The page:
during that short time, so far from having a sufficient inducement to exert their talents to the utmost of their power, would have their minds fixed on a better situation, soon to be enjoyed by them, not as the reward of services, but as the mere contingent of seniority. If this would be thought absurd in every other department of life, why is an exception to be made in the case of one of the most difficult, and, certainly, not the least important, of all arts, the art of teaching. It is to no purpose to urge, in support of the present system of appointing tutors, that many of them have distinguished themselves by great ability and success in the discharge of their office. It would be wonderful indeed, if among such a number as exercise that duty, and amid such a variety of genius and taste as must occasionally adorn it, there should not be found some individuals possessed of the proper qualifications; who are seen to take pleasure in communicating knowledge to youth, and in being instrumental in their progress; who do not allow their minds to be alienated from their office by future prospects; and who find, in the consciousness of discharging a weighty obligation, a motive sufficient to support the exhausting labors with which it is attended. Such instances, however, are not to be attributed to the spirit of the system. They are rather to be viewed in the light of exceptions, and as exhibiting, in strong colors, the manifold advantages which would result from a mode of appointment, calculated to secure all the talent and zeal of the teacher, for the improvement of education. The lower seminaries all over the country, are provided with masters on a better principle than the colleges in either of the English universities. They are filled by men who make education their profession; and who, having their eyes fixed on nothing beyond it, devote all their time to its details, and all their talents to its improvement. I am not ignorant that another argument, if such it should be called, has been repeatedly employed, in support of the general plan of instruction pursued in the English universities. It has been maintained, that, with all their defects, these institutions have sent out into the world more great men—a larger number of persons distinguished in the different walks of science and literature, as well as in all the pursuits of public life—than almost all other establishments of the same kind. The views upon which this argument is founded are extremely fallacious, and prove rather, that native genius cannot be depressed by defective systems of education, than that eminent talent, or even great acquirements, are to be attributed to any mode of teaching. The greatest men whom the world has produced, have owed but a very slight obligation to the care or skill of masters; and, when we peruse the biography of Milton, Locke, Newton, and Johnson, we are at a loss to discover upon what other ground, than that their names were entered in a college record, any merit has been taken by the seminaries wherein they happen to keep their terms. Is it imagined, that if men of genius were to give the history of the various steps of their secret studies, and the accidental aids by which they gradually attained celebrity, they would have much to ascribe to the forms, and lessons, and commentaries, of a college tutor? It were to be wished, indeed, in order to place this mode of reasoning on its proper foundation, that we had a list of the thousands who might have been scholars and men of science, if they had been suitably instructed; for, it is worthy of remark, that the merit of academical institutions is to be estimated, not by the few men of uncommon talents who have been there educated, but by their success in cultivating ordinary ability; in raising the lowest mental endowments to that degree of eminence which nature has placed within their reach; and, above all, by the tendency which they have to confirm habits of industry and a love of research. In short, we must not draw our conclusions in this field of inquiry from particular instances; and we have it not, in general, in our power to found them upon a comparative estimate of what is actually performed; because we cannot determine how much is due in every single case to natural gifts, how much is to be ascribed to individual exertion, and, of course, how much belongs to the teacher, and how much to the system of the school. We must, therefore, form our opinion on the subject on principles connected with general experience relative to the human faculties, and the most natural method of culture; on the analogy of nature in the developement of our mental energies; and on the practice of those who have been most successful in instructing the young, whether in action, fact, or principle. To this criterion I am willing to submit the propriety of whatever I have advanced, either in the way of stricture, or of suggestion. The above observations, though they apply more immediately to those colleges, where the system of education is avowedly different from that pursued in Scotland, have, perhaps, some claims on the attention of all teachers who are appointed to conduct young men over the threshold of philosophy. The leading principle of method which I here venture to recommend, is derived from the analogy of nature, and the experience of mankind, in every other branch of instruction, which prove to us that, in learning any art, mere precept is unavailing; that the beginner, in short, must work as well as listen; otherwise he has no chance of arriving at proficiency in the object of his pursuit. By a system of practical education, well regulated, and judiciously enforced, the student is enabled to become his own teacher; and when he has been accustomed to exercise his faculties,—to arrange his thoughts, whether for prosecuting his researches, or for committing them to paper, he finds that he can do for himself, what the most learned professor, without such means, could never have qualified him toperform. The result, on the whole, is that, unless professors condescend to become teachers, not only communicating instructions to their students; but subjecting them to a regular course of active labor, and thus obtaining an opportunity of knowing the progress of their minds,—of correcting their labors, and of directing them to the means of higher degrees of excellence,—the effects of education will only be experienced by the chosen few, whose natural talents enable them to follow out, and profit by the ingenious lectures of the professor. In the university with which I have so long been connected, the practical mode of education is zealously followed in all the departments of the undergraduate course. In the class of moral philosophy which succeeds that of the logic, the professor meets his students at two separate hours, each day, during the session. At the first of these, he delivers a lecture on the principles of ethical science, embracing such inquiries into the nature of the human mind, as are connected with the character of man, considered as a moral agent, and are necessary to unfold those states of thought and feeling, known by the terms instinct, appetite, desire, passion, and affection. In this way the student is led to consider the origin and authority of moral sentiment, and to trace the rise of those energetic principles which actuate and impel the vast mechanism of human society;—as also, the source and distinction of moral good and evil, of praise and blame, of reward and punishment. He is made acquainted with the opinions of the learned, in ancient and modern times, respecting the obligations of morality, the qualities of mind and of action in which virtue consists, and the various standards of moral excellence which have been proposed in different ages and nations, to determine the true source of approbation in the human mind. Those subjects are followed by a consideration of the principles of law and government, so far as these are founded on the moral nature of man;—tending to illustrate the gradual progress of refinement in the history of civil society. At the second hour of meeting, the students arc examined on the various topics of the lecture which I have just described;—or they listen to the remarks of the professor on the essays they are enjoined to write, which he reads daily in the class;—or, according to a practice long established in that department, they translate to him a portion of some of the ethical works of Cicero, or of the Novum Organon of Lord Bacon. This latter exercise, like the lectures of the college tutors in English universities, is accompanied with a commentary on the part of the professor. In the class of natural philosophy, the last in the under-graduate course, the professor likewise meets his students at two separate hours every day. At the one, he gives«lectures on the elements of matter and motion,—on mechanics, pneumatics, hydrostatics, optics, and astronomy. It being understood that the students have previously made some progress in mathematics, he applies demonstrative reasoning to those parts of his subjects, which admit of it; while, in other branches, he illustrates the laws and processes of nature by a regular course of experiments carefully prepared, and exhibited by means of a very expensive and ingenious apparatus, enlarged from time to time, as the progress of the arts required. But it is chiefly by following out a regular system of examinations and exercises, that my respected colleagues, in these two departments, render their labors available to the great object of academical instruction. Nor is there any part of the business of the class more agreeable to the young men themselves; as a proof of this, it deserves to be mentioned, that, besides the exercises which are required from the whole class, there are not a few presented as the fruits of voluntary study and exertion on the part of individuals. The spirit of emulation and the desire of improvement, which are thus excited, make the labor light and even pleasant. The student has the pride of appearing before his master and his companions, in the character of an author; and however incorrect or trivial his performances may be, they afford him at least the means of regulating thought,—of improving his reasoning and his style, and of measuring the progress which he makes under the training to which his mind is subjected. In a word, the manifold advantages of this system, both to teachers and pupils, can only be appreciated by those who have had the experience of their happy effects; and that this practical method of philosophical instruction, is not more generally adopted in our academical institutions, is only to be accounted for, by the very familiar fact, that public functionaries are, for the most part, more inclined to rest satisfied with merely following out the line of duty which custom has prescribed, than to inquire very anxiously how their offices might be rendered more efficient for promoting the interests of the community. I am not inclined to flatter myself with the expectation that any material change, in the system now alluded to, will be adopted, in consequence of any recommendation which is contained in these pages. But every person deeply interested in the success of education is entitled to expect, that whatever is candidly proposed, as an improvement in the plan of conducting it, should receive, at least, an impartial consideration. Nor is there any thing, I should hope, in the constitution of colleges in the south, positively to preclude all changes whatsoever, in the mode of applying the industry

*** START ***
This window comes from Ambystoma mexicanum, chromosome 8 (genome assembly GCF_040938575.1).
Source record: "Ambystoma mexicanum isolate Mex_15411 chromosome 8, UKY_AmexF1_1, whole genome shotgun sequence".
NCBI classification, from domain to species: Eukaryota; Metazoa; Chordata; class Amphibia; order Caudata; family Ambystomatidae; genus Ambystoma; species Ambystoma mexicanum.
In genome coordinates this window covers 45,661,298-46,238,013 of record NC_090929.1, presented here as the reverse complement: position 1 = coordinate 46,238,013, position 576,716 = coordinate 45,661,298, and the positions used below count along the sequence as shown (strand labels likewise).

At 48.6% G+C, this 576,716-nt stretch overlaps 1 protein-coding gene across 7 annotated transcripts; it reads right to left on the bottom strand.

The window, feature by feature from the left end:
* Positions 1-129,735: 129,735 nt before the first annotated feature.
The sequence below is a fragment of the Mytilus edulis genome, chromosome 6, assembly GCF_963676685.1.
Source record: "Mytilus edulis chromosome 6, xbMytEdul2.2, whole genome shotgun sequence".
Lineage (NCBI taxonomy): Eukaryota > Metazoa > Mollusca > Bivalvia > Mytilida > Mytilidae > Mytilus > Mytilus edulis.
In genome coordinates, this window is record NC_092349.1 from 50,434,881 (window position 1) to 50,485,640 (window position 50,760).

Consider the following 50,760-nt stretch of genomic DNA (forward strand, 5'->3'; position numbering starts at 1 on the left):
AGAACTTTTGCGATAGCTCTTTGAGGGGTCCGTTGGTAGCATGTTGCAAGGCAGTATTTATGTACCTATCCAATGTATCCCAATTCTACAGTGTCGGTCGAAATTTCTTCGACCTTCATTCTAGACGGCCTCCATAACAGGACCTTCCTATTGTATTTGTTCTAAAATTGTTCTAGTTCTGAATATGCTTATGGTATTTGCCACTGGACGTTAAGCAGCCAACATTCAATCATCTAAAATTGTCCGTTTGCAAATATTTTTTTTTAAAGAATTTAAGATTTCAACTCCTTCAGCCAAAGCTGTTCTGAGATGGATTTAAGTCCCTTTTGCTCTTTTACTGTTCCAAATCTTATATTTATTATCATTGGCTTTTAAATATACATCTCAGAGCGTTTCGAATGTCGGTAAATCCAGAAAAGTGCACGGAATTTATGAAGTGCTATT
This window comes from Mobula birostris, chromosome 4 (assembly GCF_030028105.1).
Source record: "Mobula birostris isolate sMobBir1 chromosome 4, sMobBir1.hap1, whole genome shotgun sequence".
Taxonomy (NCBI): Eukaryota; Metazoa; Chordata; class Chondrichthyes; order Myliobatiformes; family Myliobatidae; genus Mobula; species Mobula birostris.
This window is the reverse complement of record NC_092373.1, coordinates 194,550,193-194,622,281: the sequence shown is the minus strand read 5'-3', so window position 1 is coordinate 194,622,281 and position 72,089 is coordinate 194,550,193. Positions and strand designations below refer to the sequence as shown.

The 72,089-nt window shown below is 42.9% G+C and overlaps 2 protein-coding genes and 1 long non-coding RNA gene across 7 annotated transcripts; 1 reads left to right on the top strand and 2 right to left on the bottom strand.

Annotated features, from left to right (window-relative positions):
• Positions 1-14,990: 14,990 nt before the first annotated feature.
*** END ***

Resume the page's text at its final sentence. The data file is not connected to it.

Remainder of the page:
•and genius of their students; for a statute to this effect would be tantamount to a determination, not to admit any of the improvements which the progress of science may bring to light, how es» scntial soever to the furtherance of the object for which they were originally founded. Every change which is calculated to improve philosophical education must be in perfect accordance with the spirit and intent even of the most ancient of such establishments; and it is always to be presumed, that, if the founders had possessed the knowledge and experience which has elsewhere led to any particular innovation, they would have been the first to adopt it. For instance, the statutes left in force, at the last visitation of the university of Glasgow, required that the professor of the first class of philosophy should teach Aristotle's logic, and those parts of his metaphysics which treat of ontology and the human mind. But the present professor does not think that, by any change of subject which he has introduced, he has deviated in the smallest degree from the spirit of these statutes; and his immediate superiors, accordingly, have sanctioned the modifications which he has thought it expedient to make, both in the subject-matter of his lectures, or in the details of teaching. This is nothing more than that accommodation to circumstances which the imperfect nature of all human institutions is found to demand. Laws become obsolete from the change of manners and opinions; and, although permitted to remain on the statute-book, have no more force than if they had never been in existence. So should all enactments which restrict education fall into desuetude, whenever they are found to oppose the advancement of sound views and of useful knowledge. And were the plan of teaching philosophy, which is here recommended, to be adopted in our universities, the reproach which is so often thrown out against them, of not teaching any thing connected with the business of active life would, in a great measure, be removed. But I fear not so much the opposition which arises from statutes and the caprice of founders, as that generated by prejudices which spring up in learned societies, and are, in some degree, fostered by the habits and modes of life which there prevail. The magnificence and splendor of ancient establishments, with the power and privileges with which they are endowed, have contributed to separate them, in some very important respects, from almost every other learned society, and to create a feeling of superiority, which does not easily brook any change in their habits and institutions. It is to this constitutional pride and importance that I allude, when I anticipate opposition from the habits of thinking which prevail among some of those classes of men to whom these observations are addressed; for nothing is likely to be so ill received by them as an allusion to supposed defects and imperfections, except, pervoi.. r. 82